18 July 2018

Giving entrepreneurship students the skills to succeed

Linley Boniface

Professor Jamie Collins is passionate about giving entrepreneurship students the skills they need to succeed in an increasingly competitive world.

“Many entrepreneurship courses are taught exactly the same way they have been for decades,” he says.

“But the world has changed so much since then. There are a lot of smart people, but being smart is not good enough in a competitive world. You have to be able to solve problems.

Professor Collins is Chair of Entrepreneurship & Innovation at the University of Canterbury in Christchurch. 

He moved to New Zealand from the United States in January 2018, after distinguished careers in both academia and business.

“I had options around the world when I decided to leave the US, but one of the reasons I chose New Zealand was because of its focus on problem-solving, critical thinking and the practical application of insights,” he says.

“Students here have the opportunity to analyse problems and figure out how to solve them, which is what they will be doing for the rest of their working lives.

“It’s a style of learning that is different to, say, traditional Chinese education, but it would equip Chinese students with the skills and confidence to go anywhere and do anything.”

Innovation is closely related to entrepreneurship, and Professor Collins is currently developing a complementary set of innovation qualifications to be rolled out in 2019.

Professor Collins previously worked in the aerospace/defence, energy and software industries, as well as serving on the management team of a private equity group.

He kept up his significant business interests when he moved into academia, teaching at prestigious US universities such as Texas A&M University, Baylor University and Southwestern University.

Professor Collins says New Zealand’s distinctive style of education and relatively small population have major benefits for students.

“Students in New Zealand have a level of access to business that simply wouldn’t be possible in other parts of the world,” he says.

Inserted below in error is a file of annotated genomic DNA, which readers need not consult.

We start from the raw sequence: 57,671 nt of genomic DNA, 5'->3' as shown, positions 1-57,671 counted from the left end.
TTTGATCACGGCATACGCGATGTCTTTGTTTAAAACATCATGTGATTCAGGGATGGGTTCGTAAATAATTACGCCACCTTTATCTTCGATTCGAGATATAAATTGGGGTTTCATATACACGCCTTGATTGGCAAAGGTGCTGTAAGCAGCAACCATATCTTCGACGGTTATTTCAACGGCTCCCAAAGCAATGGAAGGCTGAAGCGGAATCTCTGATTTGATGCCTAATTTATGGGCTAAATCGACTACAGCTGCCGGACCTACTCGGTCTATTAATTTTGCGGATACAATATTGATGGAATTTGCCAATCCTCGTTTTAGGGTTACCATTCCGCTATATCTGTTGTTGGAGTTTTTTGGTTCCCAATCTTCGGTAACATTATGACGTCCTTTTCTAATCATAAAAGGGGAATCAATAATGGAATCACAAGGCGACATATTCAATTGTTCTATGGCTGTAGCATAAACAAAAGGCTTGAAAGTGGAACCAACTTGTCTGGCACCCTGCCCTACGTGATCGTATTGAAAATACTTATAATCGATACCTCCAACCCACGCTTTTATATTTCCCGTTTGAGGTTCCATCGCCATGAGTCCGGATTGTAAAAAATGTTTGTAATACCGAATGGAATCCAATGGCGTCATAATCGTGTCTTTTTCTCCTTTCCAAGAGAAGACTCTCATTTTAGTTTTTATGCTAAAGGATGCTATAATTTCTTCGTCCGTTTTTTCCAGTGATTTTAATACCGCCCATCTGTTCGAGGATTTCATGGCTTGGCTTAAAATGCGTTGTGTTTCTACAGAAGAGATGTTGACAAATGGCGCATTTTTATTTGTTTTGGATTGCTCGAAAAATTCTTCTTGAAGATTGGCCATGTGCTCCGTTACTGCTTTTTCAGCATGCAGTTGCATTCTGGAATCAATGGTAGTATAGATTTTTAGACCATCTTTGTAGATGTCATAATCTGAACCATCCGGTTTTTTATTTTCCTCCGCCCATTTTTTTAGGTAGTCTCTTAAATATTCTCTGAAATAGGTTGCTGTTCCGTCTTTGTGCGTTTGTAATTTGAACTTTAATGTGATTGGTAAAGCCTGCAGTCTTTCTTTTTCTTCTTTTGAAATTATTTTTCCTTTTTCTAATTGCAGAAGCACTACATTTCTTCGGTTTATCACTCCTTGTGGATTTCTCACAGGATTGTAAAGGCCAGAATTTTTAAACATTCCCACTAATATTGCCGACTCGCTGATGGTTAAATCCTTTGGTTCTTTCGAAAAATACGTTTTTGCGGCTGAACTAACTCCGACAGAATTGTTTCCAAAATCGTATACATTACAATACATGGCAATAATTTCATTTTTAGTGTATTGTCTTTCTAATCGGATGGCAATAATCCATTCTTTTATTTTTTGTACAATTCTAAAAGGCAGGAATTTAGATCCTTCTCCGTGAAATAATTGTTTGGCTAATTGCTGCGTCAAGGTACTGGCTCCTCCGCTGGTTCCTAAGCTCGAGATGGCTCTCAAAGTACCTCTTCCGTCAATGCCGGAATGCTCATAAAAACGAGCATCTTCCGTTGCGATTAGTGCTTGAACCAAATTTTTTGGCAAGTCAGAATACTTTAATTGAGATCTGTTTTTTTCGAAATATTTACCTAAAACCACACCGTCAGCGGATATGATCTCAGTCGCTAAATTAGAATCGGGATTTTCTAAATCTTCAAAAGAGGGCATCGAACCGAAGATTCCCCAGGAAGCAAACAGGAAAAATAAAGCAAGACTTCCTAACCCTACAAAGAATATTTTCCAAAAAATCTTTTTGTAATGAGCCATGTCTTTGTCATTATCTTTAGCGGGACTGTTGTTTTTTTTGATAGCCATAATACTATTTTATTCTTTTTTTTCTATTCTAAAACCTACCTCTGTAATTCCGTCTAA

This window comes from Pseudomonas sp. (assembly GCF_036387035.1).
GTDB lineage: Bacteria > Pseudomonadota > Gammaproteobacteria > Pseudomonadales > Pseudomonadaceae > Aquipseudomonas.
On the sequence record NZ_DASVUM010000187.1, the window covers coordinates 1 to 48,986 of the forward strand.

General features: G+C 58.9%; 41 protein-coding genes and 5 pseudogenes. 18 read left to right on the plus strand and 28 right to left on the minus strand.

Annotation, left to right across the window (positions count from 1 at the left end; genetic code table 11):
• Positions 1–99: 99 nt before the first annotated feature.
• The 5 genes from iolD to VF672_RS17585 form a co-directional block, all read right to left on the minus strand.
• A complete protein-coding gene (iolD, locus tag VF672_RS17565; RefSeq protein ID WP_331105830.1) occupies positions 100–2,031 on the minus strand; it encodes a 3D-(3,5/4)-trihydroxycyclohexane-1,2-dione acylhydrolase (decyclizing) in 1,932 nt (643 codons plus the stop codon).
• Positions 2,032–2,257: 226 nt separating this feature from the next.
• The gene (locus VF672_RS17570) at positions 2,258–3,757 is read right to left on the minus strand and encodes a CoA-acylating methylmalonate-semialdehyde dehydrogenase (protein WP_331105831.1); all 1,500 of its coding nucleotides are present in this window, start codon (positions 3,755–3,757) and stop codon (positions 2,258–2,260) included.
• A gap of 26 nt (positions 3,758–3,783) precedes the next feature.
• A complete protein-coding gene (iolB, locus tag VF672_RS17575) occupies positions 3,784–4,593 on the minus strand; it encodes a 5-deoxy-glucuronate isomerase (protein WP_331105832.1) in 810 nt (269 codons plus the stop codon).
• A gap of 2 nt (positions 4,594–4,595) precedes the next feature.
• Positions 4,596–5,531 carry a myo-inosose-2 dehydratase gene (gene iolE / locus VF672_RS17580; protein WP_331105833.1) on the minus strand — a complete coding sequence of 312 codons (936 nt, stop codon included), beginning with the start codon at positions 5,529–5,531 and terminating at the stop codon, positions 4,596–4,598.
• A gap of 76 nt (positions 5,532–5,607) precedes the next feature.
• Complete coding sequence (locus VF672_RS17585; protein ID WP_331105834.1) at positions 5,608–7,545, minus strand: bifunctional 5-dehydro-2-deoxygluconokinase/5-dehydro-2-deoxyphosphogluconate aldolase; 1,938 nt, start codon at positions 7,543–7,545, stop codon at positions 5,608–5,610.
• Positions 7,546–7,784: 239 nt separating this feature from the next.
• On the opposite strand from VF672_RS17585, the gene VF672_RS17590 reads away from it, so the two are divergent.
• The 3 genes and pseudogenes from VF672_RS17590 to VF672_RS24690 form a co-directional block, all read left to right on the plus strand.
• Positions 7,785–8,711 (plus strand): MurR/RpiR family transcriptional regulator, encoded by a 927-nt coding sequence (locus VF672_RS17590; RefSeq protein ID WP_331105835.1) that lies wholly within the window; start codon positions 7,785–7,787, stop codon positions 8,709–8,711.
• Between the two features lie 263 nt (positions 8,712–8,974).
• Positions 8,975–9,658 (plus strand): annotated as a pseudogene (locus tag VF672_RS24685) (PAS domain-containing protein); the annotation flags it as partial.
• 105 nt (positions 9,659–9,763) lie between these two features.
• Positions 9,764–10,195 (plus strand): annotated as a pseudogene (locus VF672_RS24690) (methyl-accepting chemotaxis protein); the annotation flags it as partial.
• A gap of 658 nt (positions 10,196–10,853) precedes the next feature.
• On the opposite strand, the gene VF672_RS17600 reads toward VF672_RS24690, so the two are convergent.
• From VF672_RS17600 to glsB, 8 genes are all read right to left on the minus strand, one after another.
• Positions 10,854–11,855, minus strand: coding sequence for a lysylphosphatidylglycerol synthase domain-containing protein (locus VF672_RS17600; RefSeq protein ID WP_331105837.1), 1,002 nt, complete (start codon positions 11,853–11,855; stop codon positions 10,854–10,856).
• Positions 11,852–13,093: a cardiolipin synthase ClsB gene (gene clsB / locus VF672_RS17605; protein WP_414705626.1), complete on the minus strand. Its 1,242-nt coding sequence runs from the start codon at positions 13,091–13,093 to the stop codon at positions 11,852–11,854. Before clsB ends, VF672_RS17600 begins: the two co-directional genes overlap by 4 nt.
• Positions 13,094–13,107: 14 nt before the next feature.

“They’re able to get involved in for-profit businesses, non-profit businesses, government agencies and student organisations.

“I think that’s partly because of New Zealanders’ can-do attitude and cooperative spirit, and partly because there are fewer barriers to access here.

Professor Collins’s students work individually and in teams on real-world projects in organisations ranging from small, family-owned businesses to multinational corporations.

They can start honing their entrepreneurial skills in entré, a student-run company that gives students the chance to test their business ideas with the help of mentors and business connections.

Students can also take part in challenges and competitions. One popular event is the SDS Competition, an international business case competition.

“Students who take part in the competition can jump-start their professional networks and develop strong international connections,” says Professor Collins.

While some students launch their own start-ups after graduating, Professor Collins says others go on to become effective problem-solvers in large existing businesses.

“Whatever path they choose, we give them the practical experience, problem-solving skills, critical thinking skills and confidence they need to make an impact.”

Share this story
About the contributors
Linley Boniface

Linley Boniface is a contract writer for Education New Zealand. She is based in Wellington, her favourite city in New Zealand. A former journalist, Linley spent a year in Montreal, Canada, as a secondary school student.